Resistance to the toxicity of conjugative bile salts and Assessment of plasmid borne antibiotic resistance among Indigenous lactobacillus isolates of Pakistan.
S Ajmal, J Akhtar, E Shoeb, N Ahmed
and probiotics., antibiotics, bile salt hydrolase, deconjugation, hypocholesterolemia, lactobacillus, plasmids, precipitation
S Ajmal, J Akhtar, E Shoeb, N Ahmed. Resistance to the toxicity of conjugative bile salts and Assessment of plasmid borne antibiotic resistance among Indigenous lactobacillus isolates of Pakistan.. The Internet Journal of Nutrition and Wellness. 2009 Volume 10 Number 1.
Probiotics are the viable microorganisms, which upon digestion exert health-promoting effects on host. Probiotics bacteria must have the potential to serve as a host of antibiotic resistance genes with the risk of transferring the genes in many lactic acid bacteria and other pathogenic bacteria. Many Lactic acid bacteria may carry potentially transmissible plasmid-encoded antibiotic resistance genes. This antibiotic resistance can cause significant harm and suffering to the host. The study aim was to investigate the antibiotic resistance in indigenous lactobacillus isolates and existence of plasmids in the indigenous lactobacillus isolates and relationship between the antibiotic resistance and plasmid.
The importance of the intestinal microflora has attracted much interest in recent years, particularly with respect to ways in which the microflora can be manipulated to improve human health. One possible way of regulation of the intestinal microflora is the development of new probiotic strains aims at more active beneficial organisms. (Gilliland 1989) but the question of their safety and the risk to benefit ratio have to be assessed.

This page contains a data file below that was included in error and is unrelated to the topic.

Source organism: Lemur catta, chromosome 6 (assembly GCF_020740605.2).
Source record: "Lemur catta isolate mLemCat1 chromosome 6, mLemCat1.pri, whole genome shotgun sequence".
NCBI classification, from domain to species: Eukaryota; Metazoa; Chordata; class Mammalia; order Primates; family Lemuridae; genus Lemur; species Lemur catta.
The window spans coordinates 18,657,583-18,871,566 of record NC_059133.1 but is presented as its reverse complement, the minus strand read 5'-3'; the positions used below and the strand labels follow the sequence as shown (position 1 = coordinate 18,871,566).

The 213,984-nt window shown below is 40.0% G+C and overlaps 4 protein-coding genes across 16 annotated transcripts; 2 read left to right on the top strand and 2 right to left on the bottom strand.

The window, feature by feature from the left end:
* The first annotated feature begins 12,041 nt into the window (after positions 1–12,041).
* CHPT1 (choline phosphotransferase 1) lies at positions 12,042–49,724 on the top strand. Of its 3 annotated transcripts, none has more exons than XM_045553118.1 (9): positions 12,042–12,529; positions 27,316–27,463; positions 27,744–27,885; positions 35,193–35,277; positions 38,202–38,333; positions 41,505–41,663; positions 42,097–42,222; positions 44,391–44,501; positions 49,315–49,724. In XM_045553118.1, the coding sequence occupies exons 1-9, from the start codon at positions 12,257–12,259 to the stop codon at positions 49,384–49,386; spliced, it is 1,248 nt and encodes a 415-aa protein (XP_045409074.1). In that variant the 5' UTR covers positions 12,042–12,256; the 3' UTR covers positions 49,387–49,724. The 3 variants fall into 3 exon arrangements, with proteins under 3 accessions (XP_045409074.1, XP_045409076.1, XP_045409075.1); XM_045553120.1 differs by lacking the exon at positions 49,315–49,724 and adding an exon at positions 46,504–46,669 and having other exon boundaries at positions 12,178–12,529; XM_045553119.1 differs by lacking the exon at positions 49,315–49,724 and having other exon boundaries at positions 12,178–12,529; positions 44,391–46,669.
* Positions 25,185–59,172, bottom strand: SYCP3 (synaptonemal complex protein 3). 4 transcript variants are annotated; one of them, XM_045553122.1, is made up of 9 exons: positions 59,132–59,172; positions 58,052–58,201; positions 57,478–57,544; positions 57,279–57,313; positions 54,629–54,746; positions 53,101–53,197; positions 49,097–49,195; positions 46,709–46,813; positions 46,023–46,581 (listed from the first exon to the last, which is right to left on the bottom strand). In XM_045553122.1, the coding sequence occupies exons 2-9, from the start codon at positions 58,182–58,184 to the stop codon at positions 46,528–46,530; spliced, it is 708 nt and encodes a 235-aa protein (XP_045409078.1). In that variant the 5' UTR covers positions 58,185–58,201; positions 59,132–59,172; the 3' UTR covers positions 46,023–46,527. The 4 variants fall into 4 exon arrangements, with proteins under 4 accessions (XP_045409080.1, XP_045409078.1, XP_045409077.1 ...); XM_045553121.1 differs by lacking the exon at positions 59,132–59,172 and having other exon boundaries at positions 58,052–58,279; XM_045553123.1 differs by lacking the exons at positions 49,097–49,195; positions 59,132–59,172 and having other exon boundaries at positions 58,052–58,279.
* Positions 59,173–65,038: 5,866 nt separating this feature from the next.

Generally probiotics can be defined as microbial cells components that have a beneficial effect on the health of host (Fuller 1989; Marteau et al. 1998; Marteau et al. 2002). Lactic acid bacteria (LAB) are resistant to antibiotics and most of them are nontransferable (Salminen et al. 1998). In probiotic applications, selected LAB strains mainly belonging to the genera
The transmission of antibiotic resistance genes to unrelated pathogenic or potentially pathogenic bacteria in the gut is a major health concern, with obvious end product for the selection and safety of probiotic strains. Any strains harbouring antibiotic resistance plasmids are considered unsuitable for use as human or animal probiotics (Salminen et al., 1998a: Saarela et al. 2000). While some researchers suggest that antibiotic-resistant probiotic strains may beneficial for maintaining the normal intestinal microflora of those patients suffering from reduction in microflora due to the administration of various antimicrobial drugs (Salminen et al. 1998b).
Potential characteristics of probiotics include the ability to reduce antibiotic use, the apparently high index of safety, for using it in various therapies as potential probiotic isolates are classified, and generally regarded as safe as opposed to antibiotics, which have a number of recognized adverse effects. The present study was evaluate, to further test the safety and potential effects of indigenous
Materials and Methods
Media and Chemicals